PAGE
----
Kitchen Project - The Full Story...

How can a kitchen project take over a year?  Well, here's how it went...

Claire and I knew that we would like a new kitchen and, inspired by many of the TV makeover programmes, we realised that bricking up the back door and fitting French doors overlooking the garden would give us a much better layout.  We'd need a new window and fancied something traditional - a mock sash constructed in timber, maybe even two.

In May of 2006 I contacted a joiner who had been recommended to me.  A few phone calls and faxes later and we'd finally come up with a design that we were happy with; a large window would replace the existing one and a small window would provide some more light and would also restore the old pantry window lost in previous modernisations.

Big window Little window

In June, we got two builders in to quote us for the work.  Both were personal recommendations but one quoted almost twice the price of the other!  Suffice to say we went with the cheaper one and booked them in for August Bank Holiday week.

In July the order was placed for the windows and we bought some nice hardwood French Doors from All Doors of Bromsgrove.  The windows arrived on August 23, just in time for me to prepare them before the building work started on August 29.  The results of this phase can be seen here.  But this is what it was like as the work progressed...

With the work done, we could now consider how we'd like to organise the kitchen given the extra space we had.  I'd told Claire that I would only allow a kitchen company into the house if she could get a personal recommendation from someone.  Almost everyone she asked said, "No!", probably because most companies use contract staff so you never know who you're going to get.  However, one colleague recommended Pineland and gave us a brochure.  We were impressed - hand made pine cupboards might be a bit OTT but they weren't that expensive and would be very in keeping in our Edwardian home.  I came up with a rough layout before visiting Pineland's Cleobury Mortimer workshop at the end of September.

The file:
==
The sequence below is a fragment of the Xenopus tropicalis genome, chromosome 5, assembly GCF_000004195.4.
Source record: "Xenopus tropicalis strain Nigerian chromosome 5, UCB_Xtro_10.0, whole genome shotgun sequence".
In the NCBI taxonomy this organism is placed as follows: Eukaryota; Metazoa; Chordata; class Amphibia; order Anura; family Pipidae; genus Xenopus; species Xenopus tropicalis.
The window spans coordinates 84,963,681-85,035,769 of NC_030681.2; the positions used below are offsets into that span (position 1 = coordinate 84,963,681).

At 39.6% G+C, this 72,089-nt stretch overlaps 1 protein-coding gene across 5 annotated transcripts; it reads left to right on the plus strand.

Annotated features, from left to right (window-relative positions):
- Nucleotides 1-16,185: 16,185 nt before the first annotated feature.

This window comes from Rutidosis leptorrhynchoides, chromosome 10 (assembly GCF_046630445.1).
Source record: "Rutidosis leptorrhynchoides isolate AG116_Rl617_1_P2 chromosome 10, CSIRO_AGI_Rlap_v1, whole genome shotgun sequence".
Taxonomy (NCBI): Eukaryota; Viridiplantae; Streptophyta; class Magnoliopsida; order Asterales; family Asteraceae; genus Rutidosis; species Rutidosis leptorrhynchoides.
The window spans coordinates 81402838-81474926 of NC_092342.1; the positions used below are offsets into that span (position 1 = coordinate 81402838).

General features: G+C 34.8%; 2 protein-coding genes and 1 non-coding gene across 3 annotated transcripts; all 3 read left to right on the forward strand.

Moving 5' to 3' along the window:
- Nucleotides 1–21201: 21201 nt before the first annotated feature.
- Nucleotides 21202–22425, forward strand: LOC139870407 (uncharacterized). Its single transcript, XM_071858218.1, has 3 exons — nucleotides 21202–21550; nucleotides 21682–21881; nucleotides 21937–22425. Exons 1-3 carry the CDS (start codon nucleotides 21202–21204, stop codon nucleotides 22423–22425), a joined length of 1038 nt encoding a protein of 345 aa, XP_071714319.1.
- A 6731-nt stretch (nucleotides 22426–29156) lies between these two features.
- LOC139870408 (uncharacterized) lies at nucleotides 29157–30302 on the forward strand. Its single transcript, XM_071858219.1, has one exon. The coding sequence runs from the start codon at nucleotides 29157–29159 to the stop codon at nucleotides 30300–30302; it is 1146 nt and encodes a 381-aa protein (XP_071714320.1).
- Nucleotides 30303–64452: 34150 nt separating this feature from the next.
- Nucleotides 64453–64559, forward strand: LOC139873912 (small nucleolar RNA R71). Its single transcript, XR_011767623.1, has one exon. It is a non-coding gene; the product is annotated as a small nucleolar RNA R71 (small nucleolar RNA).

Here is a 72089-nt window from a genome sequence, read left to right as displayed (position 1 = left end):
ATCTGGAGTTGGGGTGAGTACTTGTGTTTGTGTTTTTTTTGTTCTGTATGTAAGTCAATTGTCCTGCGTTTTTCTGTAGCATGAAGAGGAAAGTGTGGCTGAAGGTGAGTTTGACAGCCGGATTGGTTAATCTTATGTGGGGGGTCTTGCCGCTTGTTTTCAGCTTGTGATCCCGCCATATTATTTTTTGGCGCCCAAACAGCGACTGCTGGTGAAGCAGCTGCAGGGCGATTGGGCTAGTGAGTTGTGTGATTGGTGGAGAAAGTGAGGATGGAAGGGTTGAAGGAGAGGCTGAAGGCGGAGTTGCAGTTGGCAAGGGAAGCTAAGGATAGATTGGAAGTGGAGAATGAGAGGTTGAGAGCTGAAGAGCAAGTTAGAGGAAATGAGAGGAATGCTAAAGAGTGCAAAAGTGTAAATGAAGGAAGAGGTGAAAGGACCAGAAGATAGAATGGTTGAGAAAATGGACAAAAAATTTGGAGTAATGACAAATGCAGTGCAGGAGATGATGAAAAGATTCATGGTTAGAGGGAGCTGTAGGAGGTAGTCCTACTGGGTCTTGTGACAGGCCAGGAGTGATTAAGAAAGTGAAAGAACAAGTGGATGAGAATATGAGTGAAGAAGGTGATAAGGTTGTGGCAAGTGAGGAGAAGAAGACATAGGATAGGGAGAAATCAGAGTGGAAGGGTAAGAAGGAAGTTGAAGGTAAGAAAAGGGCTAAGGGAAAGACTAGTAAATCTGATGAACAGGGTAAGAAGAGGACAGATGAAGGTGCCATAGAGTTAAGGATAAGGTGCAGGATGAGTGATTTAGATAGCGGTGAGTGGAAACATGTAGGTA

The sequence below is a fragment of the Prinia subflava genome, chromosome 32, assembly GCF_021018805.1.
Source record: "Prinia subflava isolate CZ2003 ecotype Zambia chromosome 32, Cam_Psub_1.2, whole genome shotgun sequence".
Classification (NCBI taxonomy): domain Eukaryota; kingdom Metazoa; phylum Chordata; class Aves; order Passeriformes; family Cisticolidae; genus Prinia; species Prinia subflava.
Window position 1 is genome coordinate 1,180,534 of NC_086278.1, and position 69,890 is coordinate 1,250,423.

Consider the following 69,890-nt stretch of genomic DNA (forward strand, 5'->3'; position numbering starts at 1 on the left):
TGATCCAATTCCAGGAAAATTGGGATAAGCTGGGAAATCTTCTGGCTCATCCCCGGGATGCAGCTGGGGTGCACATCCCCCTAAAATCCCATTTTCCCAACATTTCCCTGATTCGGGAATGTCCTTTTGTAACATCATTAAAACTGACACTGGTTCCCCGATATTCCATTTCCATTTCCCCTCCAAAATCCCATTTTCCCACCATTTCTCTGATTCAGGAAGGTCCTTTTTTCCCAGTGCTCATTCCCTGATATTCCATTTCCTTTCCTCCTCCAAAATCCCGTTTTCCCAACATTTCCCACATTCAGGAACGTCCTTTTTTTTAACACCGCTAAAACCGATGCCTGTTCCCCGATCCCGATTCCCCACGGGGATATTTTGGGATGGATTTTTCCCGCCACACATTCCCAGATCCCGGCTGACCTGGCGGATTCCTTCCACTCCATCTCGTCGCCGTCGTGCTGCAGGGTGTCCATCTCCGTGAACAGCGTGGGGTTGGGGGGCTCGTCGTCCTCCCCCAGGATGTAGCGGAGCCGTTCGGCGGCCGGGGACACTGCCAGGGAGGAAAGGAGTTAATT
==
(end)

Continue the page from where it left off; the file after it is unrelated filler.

Pineland is amazing.  You take your measurements and sit down with the designer, bouncing ideas off each other.  I had a pretty good idea what I wanted so was a bit resistant at first but was happy with the outcome.  Plans are drawn with a pencil and amended with a rubber - no computers here!  At the end of the process, you take the plans away to make sure you're happy.  They also tell you the exact date they can deliver as all the work is carefully scheduled.  After a couple of weeks you let them know you want to go ahead - no contracts, no deposit!  The units are delivered on the date promised and you pay on delivery.  Almost unbelievable in this day and age.

October and November were the months when procurement took place.  We had plenty of time to source all the items we needed and purchase them from suppliers offering the best value - compare that with ordering to Moben or B&Q!  The cooker hob and hood came from Screwfix, the built-in oven from Appliance Deals, the ceramic sink from With Knobs On, worktops from B&Q (10% off) and the paint for the cupboards from Homebase (20% off).  We stored all the big things at the in-laws.  This also helped spread the cost of the project.